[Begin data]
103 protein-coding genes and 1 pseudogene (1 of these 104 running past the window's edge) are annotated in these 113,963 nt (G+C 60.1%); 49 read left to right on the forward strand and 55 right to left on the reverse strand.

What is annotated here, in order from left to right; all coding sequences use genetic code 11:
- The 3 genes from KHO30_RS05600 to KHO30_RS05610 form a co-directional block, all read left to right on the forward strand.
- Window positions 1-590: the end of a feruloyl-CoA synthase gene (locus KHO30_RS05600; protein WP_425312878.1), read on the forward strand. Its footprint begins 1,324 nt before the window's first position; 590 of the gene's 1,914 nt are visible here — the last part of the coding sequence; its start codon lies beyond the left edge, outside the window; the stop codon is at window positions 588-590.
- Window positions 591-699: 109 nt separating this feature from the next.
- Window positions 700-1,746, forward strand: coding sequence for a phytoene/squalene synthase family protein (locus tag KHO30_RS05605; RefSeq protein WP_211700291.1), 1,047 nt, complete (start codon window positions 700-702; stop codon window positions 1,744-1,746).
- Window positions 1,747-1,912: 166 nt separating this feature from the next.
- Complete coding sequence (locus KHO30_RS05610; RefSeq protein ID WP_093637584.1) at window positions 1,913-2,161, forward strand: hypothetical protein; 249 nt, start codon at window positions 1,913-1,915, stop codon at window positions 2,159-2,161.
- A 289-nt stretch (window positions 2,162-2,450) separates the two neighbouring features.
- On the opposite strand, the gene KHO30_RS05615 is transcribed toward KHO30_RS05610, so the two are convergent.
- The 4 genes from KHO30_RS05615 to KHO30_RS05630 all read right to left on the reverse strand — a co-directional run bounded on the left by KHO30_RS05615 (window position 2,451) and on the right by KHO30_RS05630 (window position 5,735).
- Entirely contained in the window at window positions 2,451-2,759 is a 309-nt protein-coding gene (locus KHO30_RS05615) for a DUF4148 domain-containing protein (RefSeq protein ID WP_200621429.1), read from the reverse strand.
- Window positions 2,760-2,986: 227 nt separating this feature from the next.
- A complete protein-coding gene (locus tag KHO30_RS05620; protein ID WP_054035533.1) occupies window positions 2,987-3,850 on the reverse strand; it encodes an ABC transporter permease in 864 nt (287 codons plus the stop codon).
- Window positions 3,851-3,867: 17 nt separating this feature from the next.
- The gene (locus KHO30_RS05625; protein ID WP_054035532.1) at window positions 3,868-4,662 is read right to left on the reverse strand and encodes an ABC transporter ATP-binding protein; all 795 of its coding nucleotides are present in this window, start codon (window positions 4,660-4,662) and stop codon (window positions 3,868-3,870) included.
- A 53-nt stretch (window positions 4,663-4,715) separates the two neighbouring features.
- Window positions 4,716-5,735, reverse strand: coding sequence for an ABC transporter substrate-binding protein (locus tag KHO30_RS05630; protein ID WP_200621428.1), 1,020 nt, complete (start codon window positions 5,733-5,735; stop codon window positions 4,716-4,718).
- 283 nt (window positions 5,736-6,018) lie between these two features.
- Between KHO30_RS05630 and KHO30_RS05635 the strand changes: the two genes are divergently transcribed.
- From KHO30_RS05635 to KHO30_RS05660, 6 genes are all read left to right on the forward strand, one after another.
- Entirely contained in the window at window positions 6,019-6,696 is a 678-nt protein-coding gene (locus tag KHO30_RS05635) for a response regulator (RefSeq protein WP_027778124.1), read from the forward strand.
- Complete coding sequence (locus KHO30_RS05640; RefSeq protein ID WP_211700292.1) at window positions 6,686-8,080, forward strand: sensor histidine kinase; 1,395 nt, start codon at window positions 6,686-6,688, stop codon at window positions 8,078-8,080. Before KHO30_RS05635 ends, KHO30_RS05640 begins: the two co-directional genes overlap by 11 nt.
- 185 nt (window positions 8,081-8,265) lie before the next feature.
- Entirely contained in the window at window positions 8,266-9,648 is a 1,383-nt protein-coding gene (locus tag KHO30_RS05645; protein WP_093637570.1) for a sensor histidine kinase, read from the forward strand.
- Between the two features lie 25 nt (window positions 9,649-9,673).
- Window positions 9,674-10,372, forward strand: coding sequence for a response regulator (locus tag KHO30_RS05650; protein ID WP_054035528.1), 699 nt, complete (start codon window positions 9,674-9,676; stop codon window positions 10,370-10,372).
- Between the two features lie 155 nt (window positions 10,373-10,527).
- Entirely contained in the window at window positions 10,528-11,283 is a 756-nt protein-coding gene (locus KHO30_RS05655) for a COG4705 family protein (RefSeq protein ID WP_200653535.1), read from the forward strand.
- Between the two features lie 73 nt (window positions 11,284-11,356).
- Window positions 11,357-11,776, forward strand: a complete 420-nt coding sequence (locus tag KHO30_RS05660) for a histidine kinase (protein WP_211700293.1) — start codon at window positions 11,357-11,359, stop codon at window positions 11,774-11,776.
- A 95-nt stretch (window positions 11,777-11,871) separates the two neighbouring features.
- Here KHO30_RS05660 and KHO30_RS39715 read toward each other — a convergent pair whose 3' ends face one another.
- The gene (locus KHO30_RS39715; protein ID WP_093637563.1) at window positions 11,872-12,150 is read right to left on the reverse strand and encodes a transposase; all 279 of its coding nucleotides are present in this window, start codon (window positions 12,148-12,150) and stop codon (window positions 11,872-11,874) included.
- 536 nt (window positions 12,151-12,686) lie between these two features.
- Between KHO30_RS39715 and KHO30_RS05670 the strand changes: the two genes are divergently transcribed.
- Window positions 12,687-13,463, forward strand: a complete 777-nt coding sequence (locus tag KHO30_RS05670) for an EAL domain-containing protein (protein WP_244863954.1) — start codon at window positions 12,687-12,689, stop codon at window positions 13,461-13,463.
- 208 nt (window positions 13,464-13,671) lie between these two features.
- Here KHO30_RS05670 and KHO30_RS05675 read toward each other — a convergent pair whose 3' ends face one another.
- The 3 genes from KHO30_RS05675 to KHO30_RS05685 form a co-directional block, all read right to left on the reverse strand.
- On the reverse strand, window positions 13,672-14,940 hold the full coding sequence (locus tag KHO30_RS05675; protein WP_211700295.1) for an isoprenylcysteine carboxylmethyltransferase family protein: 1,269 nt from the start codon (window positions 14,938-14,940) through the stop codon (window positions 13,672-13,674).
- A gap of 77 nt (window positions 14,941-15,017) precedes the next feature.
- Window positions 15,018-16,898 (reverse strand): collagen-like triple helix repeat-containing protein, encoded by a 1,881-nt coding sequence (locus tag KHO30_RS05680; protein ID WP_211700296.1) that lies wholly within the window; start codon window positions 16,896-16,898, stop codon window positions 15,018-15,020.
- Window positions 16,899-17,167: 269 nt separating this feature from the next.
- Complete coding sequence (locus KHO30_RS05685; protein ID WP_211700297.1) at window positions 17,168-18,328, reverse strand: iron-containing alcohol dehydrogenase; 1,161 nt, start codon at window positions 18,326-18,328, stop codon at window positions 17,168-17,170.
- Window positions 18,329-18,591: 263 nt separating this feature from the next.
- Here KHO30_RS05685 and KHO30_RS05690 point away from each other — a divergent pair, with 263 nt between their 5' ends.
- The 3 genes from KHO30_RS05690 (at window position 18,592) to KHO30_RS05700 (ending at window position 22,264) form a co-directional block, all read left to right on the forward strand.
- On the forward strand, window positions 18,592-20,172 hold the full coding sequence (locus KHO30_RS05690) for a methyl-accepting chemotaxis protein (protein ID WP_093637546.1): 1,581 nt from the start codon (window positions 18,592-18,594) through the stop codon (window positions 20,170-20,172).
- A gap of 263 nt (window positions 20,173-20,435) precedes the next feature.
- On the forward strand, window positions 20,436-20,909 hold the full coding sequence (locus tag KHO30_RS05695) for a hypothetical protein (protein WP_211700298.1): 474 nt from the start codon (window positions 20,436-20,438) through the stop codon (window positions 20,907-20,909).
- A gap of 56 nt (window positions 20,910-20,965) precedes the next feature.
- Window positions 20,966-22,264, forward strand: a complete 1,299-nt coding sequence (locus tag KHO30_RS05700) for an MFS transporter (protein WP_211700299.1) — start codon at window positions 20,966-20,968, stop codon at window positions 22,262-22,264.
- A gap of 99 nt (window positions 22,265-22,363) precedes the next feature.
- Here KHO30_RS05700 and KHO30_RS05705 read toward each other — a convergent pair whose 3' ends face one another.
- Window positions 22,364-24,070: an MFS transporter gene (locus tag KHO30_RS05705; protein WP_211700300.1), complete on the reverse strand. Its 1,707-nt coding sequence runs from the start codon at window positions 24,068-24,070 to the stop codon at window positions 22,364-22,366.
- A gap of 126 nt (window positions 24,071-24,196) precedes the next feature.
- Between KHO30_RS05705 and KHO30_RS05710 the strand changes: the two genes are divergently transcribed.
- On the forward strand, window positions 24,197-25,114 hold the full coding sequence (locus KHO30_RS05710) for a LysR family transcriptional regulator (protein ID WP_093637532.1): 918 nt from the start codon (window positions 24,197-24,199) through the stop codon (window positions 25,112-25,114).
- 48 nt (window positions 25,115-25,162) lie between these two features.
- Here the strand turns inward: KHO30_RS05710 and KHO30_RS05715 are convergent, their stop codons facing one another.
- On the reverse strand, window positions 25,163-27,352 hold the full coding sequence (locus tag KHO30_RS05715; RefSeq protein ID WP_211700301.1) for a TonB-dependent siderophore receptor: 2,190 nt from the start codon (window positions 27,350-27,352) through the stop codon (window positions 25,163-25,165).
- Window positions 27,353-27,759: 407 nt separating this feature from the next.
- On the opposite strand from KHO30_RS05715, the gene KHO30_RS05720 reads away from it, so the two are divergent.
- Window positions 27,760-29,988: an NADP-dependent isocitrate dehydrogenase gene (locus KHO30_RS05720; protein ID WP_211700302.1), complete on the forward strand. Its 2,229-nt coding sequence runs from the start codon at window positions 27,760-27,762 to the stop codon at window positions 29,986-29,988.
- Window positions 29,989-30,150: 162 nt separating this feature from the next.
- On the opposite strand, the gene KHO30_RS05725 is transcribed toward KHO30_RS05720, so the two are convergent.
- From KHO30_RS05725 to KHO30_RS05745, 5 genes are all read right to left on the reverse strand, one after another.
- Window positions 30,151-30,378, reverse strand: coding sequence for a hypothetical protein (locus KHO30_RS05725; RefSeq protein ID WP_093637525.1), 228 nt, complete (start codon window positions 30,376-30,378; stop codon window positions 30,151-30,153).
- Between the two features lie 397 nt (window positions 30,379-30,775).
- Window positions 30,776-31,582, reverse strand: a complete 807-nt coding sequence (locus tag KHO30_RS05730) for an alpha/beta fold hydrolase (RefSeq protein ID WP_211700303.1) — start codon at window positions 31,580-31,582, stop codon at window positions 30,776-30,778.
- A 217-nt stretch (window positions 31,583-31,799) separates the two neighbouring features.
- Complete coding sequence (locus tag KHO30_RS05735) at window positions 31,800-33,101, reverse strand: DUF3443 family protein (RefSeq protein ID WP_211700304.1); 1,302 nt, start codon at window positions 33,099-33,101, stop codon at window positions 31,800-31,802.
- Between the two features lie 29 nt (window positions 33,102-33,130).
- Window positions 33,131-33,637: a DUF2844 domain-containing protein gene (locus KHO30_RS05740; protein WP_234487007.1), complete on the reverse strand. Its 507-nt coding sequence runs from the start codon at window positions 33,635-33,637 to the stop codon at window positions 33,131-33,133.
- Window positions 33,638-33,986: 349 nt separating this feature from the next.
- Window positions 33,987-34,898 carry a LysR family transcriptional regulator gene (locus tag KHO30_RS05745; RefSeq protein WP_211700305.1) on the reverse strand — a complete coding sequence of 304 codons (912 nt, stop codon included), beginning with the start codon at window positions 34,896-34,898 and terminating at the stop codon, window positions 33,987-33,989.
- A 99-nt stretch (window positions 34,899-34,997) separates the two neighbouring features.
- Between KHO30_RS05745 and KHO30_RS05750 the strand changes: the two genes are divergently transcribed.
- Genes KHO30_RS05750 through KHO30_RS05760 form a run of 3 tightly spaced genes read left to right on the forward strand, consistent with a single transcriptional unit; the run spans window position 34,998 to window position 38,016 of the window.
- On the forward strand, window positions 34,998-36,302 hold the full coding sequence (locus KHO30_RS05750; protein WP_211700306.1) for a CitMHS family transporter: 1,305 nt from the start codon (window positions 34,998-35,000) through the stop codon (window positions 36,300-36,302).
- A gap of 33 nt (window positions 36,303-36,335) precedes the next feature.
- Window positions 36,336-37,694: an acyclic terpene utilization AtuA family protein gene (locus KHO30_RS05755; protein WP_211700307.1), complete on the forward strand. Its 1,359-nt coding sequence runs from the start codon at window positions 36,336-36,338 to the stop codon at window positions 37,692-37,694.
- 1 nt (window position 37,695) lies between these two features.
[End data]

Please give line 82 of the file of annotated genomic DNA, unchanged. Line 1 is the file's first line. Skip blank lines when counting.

- A gap of 33 nt (window positions 36,303-36,335) precedes the next feature.